Millions of Citibank Customers at Risk Due to Largest PIN Number Hacking in History
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A breaking news report (why is it breaking in England, not here in the U.S.?) reveals that millions of Citibank customers’ accounts are at risk as a result of what the London Times is calling the “biggest and most effective remote PIN code theft scam in US banking history.”

According to the report, “Citibank machines in 7-Eleven convenience stores across America were the target,” and already more than $2million has been drained from Citibank customers’ accounts.


The situation came to light only because the original perpetrators have been caught, and are now in custody, and wending their way through the U.S. court system. But the hacking into accounts was continuing at least into this spring, and of course we all know that lists of PIN codes – like email addresses – can be sold. Meaning that there is a high probability that the stolen PIN numbers are still in the hands of someone who will use them maliciously – and, if you are a Citibank customer, it’s time to go over your statements for the last several months with a fine-toothed comb, and for goodness sake change your PIN number!

The report blames the situation on the fact that the ATM infrastructure “is now built on Microsoft’s Windows operating system, and the cash machines themselves can be remotely diagnosed and repaired online. Unfortunately, this means that PIN codes have started to “leak” along the way — suggesting that industry guidelines on encryption are not always being followed.”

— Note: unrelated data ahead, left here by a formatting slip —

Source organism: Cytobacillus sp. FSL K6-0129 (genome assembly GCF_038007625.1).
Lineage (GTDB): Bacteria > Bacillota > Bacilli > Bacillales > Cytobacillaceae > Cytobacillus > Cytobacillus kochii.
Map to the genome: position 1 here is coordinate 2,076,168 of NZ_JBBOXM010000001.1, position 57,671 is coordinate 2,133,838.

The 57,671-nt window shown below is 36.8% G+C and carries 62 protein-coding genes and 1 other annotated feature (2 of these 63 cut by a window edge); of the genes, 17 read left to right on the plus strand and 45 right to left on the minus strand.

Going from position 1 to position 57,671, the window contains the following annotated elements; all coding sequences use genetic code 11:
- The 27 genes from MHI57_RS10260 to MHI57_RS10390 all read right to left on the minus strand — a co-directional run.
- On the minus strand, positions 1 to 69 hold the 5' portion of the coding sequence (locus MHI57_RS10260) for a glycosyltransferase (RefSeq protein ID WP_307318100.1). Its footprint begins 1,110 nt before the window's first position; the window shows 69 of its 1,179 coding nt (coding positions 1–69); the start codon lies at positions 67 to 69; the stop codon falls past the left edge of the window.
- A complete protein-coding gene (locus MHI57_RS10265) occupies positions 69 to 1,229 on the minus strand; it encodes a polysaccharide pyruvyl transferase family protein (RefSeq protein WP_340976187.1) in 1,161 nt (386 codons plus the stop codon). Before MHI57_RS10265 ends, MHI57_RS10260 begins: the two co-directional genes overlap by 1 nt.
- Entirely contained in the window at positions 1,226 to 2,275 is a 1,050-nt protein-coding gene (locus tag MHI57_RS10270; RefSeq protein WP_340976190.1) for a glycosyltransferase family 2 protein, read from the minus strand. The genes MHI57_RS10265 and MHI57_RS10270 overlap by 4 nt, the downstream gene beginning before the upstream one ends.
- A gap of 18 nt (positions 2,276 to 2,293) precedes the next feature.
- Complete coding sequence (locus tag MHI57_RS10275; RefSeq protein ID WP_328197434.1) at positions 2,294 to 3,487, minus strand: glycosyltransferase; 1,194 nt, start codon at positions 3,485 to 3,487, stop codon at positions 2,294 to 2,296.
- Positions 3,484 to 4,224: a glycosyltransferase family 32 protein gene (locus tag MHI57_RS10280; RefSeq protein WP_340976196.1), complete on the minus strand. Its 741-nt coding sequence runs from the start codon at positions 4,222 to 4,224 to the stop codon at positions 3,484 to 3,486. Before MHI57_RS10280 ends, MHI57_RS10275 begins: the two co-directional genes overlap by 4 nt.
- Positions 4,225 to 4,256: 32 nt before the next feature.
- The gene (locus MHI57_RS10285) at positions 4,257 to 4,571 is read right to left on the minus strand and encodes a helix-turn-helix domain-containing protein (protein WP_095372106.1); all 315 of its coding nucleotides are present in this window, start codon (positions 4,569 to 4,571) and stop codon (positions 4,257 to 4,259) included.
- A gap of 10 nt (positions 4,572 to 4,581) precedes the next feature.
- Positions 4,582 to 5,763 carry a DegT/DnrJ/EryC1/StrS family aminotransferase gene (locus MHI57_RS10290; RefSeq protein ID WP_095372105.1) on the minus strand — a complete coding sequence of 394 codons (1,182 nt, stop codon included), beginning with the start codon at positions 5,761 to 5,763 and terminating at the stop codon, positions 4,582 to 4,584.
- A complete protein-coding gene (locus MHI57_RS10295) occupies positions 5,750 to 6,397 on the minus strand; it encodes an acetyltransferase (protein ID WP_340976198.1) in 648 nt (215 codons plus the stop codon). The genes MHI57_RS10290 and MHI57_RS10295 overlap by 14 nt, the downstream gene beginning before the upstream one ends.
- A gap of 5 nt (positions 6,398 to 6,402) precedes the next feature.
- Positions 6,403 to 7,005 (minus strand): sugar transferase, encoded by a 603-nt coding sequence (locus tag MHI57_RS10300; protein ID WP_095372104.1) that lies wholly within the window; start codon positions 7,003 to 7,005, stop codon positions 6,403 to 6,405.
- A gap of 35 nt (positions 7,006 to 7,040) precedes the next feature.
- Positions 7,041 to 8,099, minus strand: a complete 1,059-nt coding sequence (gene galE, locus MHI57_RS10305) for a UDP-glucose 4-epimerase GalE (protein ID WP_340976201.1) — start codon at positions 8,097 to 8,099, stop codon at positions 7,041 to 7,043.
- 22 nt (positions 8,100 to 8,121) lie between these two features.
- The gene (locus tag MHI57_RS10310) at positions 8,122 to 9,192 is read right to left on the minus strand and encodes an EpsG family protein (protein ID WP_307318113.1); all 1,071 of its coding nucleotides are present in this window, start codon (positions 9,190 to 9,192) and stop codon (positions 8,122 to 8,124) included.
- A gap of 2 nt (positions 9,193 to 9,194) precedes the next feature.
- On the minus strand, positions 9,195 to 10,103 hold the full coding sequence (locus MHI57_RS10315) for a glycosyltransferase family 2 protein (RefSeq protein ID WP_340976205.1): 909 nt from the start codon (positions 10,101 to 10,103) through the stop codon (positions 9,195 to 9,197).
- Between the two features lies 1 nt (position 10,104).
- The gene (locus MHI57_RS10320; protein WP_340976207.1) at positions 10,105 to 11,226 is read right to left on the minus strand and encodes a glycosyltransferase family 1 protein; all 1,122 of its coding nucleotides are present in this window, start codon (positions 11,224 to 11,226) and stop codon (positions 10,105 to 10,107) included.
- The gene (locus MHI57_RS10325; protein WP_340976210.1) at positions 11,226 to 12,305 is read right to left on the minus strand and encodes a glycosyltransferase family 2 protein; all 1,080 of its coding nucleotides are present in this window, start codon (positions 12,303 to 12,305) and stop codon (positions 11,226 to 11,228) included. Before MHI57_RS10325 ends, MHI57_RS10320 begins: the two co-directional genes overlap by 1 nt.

Of course, we predicted this 3 1/2 years ago, when it was first announced that thousands of ATMs in the United States were being moved to a Windows platform, and again just four months later when Wells Fargo announced they had moved their ATMs to the Windows platform.

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Apparently Citibank did too, much to the detriment of their users, it is now clear.

Of the news of the Citibank PIN exposure Gartner security analyst Avivah Litan said “PINs were supposed be sacrosanct. What this shows is that PINs aren’t always encrypted like they’re supposed to be. The banks need much better fraud detection systems and much better authentication.”

Ironically, it was Litan who said, back four years ago, that “the move to Windows-based ATM systems is “not great news for the security of the system. I’m sure there’s a lot of holes that will be created because of this.’ ”

 

According to the times, it is not yet clear exactly how many Citibank customers have already been affected by this. There are more than 5600 Citibank ATMs in 7-Eleven stores across the U.S..

According to Don Jackson, director of threat intelligence for the computer security company SecureWorks, the only thing that really makes the Citibank PIN hacking case unique is that the guys were caught. Citing an alarming spike in the number of such hacks in the past year, Jackson said that there are “a whole lot of other PIN compromises going on that aren’t reported.”

Citibank has refused to comment on the situation, other than to say “We want our customers to know that, consistent with legal requirements, we do not hold them responsible for fraudulent activity in their accounts.”

They had bloody well better not, given that it’s their fault for setting up their ATM network on such an inherently – indeed predictably – insecure platform.

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